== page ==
Well, we’re working on the next-best thing, which is a wiki. It’s defined on the most famous one of all, Wikipedia, as a tool “which allows people to add, modify, or delete content in collaboration with others. [Typically] the content is created without any defined owner or leader, and wikis have little implicit structure, allowing structure to emerge according to the needs of the users. ... ‘Wiki’ is a Hawaiian word meaning ‘fast’ or ‘quick’.”

That’s certainly true of the ones I’ve begun installing in the one place where you really need a friend, namely right in the database itself, so you don’t have to go rummaging thru your file cabinets or e-mail archives looking for your documentation. Also, and perhaps more importantly, having the wiki right under your fingertips when you’re solving problems makes it easier to document your processes, timelines, “whom to notify”s, etc. as you go along, rather than waiting till the end, when some of your knowledge will already have started to fade.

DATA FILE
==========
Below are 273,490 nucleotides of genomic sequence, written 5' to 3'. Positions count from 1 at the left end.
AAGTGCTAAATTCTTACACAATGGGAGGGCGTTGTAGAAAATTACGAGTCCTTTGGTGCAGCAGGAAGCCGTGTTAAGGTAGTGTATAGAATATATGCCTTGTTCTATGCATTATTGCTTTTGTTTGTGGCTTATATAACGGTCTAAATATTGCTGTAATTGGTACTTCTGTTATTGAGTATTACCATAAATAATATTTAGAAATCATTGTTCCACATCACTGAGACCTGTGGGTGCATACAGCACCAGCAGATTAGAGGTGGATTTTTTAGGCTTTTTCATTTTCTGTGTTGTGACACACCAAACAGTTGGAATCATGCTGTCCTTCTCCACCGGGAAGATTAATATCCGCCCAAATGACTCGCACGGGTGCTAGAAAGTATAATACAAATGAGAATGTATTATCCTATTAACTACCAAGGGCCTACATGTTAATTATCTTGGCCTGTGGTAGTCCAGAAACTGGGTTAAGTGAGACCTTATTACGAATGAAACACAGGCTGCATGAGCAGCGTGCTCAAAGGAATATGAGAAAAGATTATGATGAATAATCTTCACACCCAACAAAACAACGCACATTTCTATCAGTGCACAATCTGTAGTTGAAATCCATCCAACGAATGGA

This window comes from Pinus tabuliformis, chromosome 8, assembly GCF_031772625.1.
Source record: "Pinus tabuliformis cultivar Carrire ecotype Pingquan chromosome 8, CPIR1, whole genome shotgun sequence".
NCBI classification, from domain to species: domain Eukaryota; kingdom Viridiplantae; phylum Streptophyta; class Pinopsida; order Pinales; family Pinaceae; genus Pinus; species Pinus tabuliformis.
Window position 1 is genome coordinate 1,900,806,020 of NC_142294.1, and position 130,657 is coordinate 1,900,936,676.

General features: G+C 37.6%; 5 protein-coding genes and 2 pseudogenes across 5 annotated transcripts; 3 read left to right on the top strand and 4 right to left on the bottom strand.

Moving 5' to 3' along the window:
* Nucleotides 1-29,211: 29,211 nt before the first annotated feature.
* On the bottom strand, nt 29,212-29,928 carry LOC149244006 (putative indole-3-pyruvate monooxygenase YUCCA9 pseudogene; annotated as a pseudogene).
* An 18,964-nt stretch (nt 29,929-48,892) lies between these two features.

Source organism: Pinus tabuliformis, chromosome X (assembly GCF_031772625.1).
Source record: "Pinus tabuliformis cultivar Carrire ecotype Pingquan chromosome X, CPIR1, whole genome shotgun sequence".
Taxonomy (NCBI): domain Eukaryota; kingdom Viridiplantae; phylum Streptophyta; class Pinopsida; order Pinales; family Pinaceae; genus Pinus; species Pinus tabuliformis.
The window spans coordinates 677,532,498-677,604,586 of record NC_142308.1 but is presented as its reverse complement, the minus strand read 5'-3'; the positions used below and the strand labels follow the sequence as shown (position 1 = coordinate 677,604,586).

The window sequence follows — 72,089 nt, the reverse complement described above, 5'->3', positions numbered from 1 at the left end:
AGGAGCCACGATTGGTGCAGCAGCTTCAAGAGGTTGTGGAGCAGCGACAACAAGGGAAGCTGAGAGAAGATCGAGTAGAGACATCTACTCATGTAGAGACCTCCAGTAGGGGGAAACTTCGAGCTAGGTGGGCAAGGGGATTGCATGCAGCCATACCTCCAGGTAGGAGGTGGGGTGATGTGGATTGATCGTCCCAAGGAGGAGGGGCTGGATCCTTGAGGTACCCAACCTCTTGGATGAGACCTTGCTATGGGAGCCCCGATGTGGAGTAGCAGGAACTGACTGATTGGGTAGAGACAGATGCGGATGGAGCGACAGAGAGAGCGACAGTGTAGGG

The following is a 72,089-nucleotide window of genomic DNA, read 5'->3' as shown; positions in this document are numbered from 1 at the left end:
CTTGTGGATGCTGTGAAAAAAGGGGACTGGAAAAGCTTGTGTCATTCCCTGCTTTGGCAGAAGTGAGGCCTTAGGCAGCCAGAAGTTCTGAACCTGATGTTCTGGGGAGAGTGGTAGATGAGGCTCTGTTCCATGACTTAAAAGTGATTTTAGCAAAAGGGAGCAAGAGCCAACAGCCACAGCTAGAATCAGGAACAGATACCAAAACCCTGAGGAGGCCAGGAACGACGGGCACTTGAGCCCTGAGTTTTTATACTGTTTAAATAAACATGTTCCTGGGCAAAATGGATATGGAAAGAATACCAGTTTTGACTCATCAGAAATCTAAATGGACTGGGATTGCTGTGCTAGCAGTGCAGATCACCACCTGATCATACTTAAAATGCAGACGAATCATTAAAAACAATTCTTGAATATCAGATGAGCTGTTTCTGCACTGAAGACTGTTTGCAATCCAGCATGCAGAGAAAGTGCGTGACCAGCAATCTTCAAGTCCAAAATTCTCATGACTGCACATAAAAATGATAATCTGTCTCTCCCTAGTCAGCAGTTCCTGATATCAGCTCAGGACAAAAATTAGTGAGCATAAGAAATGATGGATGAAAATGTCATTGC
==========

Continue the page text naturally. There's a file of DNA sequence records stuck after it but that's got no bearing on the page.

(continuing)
My wikis are about as super-simple as they can get. I give you a scrollable free-form text field into which you can type anything you want. I make it accessible, point you to it, and walk away. That’s it. The rest is up to you.

My wikis come in 2 basic flavors: file-level and table-level. The file-level wiki will be available on the Router screen, where it’ll appear on the “Documentation” tab, like this:

It will typically share that tab with the file’s E-R (entity-relationship) diagram, if it has one. Here's where you'll enter info about the file as a whole, or about aspects of it that involve multiple tables within the file.

You'll be able to get to a table-level wiki for any given table by means of a "Wiki" button located on that table's data-entry screen, normally right next to the "Router`" button:

An ordinary table-level wiki will initially open up as a floating window near the upper left corner of your screen, like this:

A "floating window" is one that stays on top of your regular windows, so your wiki window will remain visible and attention-getting until you choose to close it. But, if it's covering up something you need to see, just reposition it: